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Local women react to state not paying for medicare insurance

Local women react to state not paying for medicare insurance
Local women react to state not paying for medicare insurance
Posted at 5:45 PM, May 17, 2018
and last updated 2018-05-17 14:17:53-04

TALLAHASSEE, Fla. (WTXL) - Some Florida residents who are unable to work are in fear after the state withdraws some of the funding they rely on to pay their medical insurance.

Federal health officials say about 3.3 million Floridians are enrolled in Medicare.

"If I didn't have my faith, I would be dead by now," said Michele Weiss.

The state no longer pays her medical insurance. Faith is a huge deal for Weiss, who lives with her dog Jireh.

The two look out for each other as Weiss has cerebral palsy, a condition that affects her muscles and movements.

"It's like putting a new motor in an old car, because the brain is OK but the parts aren't working," said Weiss.

But as of two weeks ago, she doesn't know if she will have a home.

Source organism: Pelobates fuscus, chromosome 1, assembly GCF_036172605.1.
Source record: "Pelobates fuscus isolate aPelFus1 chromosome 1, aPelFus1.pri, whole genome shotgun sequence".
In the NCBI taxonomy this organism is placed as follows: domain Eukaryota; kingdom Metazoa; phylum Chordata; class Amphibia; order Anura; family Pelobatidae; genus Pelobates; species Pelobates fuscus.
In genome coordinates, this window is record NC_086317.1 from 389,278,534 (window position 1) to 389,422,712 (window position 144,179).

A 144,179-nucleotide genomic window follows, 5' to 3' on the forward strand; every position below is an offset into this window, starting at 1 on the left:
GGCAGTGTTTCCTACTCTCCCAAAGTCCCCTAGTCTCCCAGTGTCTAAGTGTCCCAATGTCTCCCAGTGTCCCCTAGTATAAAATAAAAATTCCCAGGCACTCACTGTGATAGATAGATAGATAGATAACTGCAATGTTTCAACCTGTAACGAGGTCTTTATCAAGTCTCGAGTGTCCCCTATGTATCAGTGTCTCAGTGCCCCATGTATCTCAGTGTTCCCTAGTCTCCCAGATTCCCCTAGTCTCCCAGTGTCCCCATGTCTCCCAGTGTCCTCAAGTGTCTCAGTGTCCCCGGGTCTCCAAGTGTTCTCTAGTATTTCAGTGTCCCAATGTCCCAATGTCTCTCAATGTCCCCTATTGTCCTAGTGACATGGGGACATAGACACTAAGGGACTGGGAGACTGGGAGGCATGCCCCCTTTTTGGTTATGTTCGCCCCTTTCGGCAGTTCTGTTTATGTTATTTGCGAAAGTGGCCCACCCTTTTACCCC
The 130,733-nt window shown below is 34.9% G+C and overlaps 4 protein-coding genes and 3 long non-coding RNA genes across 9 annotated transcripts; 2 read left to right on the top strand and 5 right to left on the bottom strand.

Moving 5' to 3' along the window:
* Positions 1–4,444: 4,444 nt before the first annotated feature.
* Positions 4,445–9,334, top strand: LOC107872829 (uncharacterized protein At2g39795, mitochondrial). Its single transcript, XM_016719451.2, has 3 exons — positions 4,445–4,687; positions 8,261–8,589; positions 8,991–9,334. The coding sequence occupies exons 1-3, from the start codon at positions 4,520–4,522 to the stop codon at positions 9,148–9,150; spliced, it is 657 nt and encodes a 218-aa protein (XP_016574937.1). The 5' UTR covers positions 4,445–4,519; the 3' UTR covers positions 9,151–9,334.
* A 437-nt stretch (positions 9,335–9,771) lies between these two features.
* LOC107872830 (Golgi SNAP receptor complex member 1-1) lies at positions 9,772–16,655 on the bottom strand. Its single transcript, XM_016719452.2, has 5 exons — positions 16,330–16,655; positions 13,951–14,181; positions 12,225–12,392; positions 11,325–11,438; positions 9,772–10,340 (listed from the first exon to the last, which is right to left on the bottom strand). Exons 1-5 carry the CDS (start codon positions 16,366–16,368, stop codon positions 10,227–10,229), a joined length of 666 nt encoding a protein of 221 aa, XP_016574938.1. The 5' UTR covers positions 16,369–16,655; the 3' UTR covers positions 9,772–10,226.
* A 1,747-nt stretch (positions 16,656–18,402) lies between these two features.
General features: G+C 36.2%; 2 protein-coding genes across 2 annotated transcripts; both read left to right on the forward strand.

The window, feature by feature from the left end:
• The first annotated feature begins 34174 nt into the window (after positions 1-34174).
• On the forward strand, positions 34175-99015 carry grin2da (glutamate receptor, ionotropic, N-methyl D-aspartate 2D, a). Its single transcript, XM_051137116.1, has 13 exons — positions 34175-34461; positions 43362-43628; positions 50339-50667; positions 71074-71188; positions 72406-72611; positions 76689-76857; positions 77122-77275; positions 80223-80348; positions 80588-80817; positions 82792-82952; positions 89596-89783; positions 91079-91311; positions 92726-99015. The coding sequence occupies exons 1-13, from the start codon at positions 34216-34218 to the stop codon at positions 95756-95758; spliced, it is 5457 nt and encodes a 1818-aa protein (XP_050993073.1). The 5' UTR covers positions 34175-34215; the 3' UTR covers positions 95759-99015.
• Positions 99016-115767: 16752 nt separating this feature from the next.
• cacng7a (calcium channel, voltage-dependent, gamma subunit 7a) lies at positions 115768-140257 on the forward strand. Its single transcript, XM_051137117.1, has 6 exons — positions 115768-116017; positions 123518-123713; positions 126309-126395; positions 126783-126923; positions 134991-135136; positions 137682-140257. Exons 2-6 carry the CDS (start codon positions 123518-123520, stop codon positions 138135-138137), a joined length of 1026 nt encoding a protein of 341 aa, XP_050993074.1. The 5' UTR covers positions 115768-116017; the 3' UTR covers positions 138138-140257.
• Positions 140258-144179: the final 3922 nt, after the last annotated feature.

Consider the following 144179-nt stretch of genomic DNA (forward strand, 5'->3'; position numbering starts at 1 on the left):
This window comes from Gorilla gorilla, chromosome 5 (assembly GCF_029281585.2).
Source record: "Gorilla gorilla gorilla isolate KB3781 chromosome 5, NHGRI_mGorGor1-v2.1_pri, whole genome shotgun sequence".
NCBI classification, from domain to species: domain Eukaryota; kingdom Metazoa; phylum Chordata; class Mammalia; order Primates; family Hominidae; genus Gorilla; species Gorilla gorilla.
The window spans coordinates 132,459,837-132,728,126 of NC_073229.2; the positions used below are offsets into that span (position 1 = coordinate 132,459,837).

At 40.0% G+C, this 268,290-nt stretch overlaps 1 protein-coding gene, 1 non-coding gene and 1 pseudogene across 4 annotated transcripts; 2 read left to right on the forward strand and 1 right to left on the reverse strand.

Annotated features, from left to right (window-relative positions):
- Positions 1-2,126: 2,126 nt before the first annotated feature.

"I could be living out of my car if they do this to me," said Weiss.

Two weeks ago, Weiss got a letter in the mail saying that the state of Florida will no longer pay for her medicare part B, or her medical insurance premiums after March, and that she will have to pay the premiums starting in April.

"My check in June is going to be $420 less than I normally get," said Weiss.

The same goes for Nancy Decrevel, a disabled senior who recently got evicted for not being able to pay her bills.

"I'm in fear of of my life, I am literally in fear of my life, I don't know how I am going to manage and I don't like the fact that disabled people are now being released as the label as disposable because we are not," said Decrevel. "We are broken, not dead people and I'm in fear of my life." 

Weiss is currently re-applying for medical insurance while Decrevel is trying to get her stuff into a storage unit.

State officials say 33 states enacted the medicaid program which covers insurance policies and Florida was not one of them.

They also say if you have questions about medicare or medicaid, contact your local health insurance provider.